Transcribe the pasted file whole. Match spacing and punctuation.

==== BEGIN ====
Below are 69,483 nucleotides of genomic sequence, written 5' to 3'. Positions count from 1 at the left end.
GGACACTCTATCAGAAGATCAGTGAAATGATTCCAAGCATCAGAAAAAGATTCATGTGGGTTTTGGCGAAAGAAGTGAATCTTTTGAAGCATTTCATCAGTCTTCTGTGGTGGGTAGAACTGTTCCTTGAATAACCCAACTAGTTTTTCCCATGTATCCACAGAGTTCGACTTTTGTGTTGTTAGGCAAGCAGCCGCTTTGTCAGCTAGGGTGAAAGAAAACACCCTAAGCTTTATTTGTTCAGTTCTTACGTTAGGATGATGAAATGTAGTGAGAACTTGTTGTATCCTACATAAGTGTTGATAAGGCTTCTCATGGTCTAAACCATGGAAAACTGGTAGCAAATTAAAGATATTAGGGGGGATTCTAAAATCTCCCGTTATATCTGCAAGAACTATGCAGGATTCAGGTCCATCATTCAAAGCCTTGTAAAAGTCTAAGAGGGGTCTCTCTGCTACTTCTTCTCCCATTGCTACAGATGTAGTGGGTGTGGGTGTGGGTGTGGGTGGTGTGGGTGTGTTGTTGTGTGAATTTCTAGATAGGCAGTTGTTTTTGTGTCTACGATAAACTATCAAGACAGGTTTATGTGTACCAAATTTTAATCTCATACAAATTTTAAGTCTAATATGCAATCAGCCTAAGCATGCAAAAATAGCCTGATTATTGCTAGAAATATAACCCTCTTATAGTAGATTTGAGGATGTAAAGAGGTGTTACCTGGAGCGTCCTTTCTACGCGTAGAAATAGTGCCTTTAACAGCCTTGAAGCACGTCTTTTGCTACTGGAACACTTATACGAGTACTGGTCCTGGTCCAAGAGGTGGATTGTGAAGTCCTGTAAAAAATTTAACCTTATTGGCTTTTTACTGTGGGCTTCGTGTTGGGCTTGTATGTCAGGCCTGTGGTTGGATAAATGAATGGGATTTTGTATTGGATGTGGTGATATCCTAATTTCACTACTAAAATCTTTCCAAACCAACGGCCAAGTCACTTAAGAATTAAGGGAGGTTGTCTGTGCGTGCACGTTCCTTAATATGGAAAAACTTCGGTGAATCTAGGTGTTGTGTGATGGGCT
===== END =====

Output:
Below are 69,483 nucleotides of genomic sequence, written 5' to 3'. Positions count from 1 at the left end.
GGACACTCTATCAGAAGATCAGTGAAATGATTCCAAGCATCAGAAAAAGATTCATGTGGGTTTTGGCGAAAGAAGTGAATCTTTTGAAGCATTTCATCAGTCTTCTGTGGTGGGTAGAACTGTTCCTTGAATAACCCAACTAGTTTTTCCCATGTATCCACAGAGTTCGACTTTTGTGTTGTTAGGCAAGCAGCCGCTTTGTCAGCTAGGGTGAAAGAAAACACCCTAAGCTTTATTTGTTCAGTTCTTACGTTAGGATGATGAAATGTAGTGAGAACTTGTTGTATCCTACATAAGTGTTGATAAGGCTTCTCATGGTCTAAACCATGGAAAACTGGTAGCAAATTAAAGATATTAGGGGGGATTCTAAAATCTCCCGTTATATCTGCAAGAACTATGCAGGATTCAGGTCCATCATTCAAAGCCTTGTAAAAGTCTAAGAGGGGTCTCTCTGCTACTTCTTCTCCCATTGCTACAGATGTAGTGGGTGTGGGTGTGGGTGTGGGTGGTGTGGGTGTGTTGTTGTGTGAATTTCTAGATAGGCAGTTGTTTTTGTGTCTACGATAAACTATCAAGACAGGTTTATGTGTACCAAATTTTAATCTCATACAAATTTTAAGTCTAATATGCAATCAGCCTAAGCATGCAAAAATAGCCTGATTATTGCTAGAAATATAACCCTCTTATAGTAGATTTGAGGATGTAAAGAGGTGTTACCTGGAGCGTCCTTTCTACGCGTAGAAATAGTGCCTTTAACAGCCTTGAAGCACGTCTTTTGCTACTGGAACACTTATACGAGTACTGGTCCTGGTCCAAGAGGTGGATTGTGAAGTCCTGTAAAAAATTTAACCTTATTGGCTTTTTACTGTGGGCTTCGTGTTGGGCTTGTATGTCAGGCCTGTGGTTGGATAAATGAATGGGATTTTGTATTGGATGTGGTGATATCCTAATTTCACTACTAAAATCTTTCCAAACCAACGGCCAAGTCACTTAAGAATTAAGGGAGGTTGTCTGTGCGTGCACGTTCCTTAATATGGAAAAACTTCGGTGAATCTAGGTGTTGTGTGATGGGCT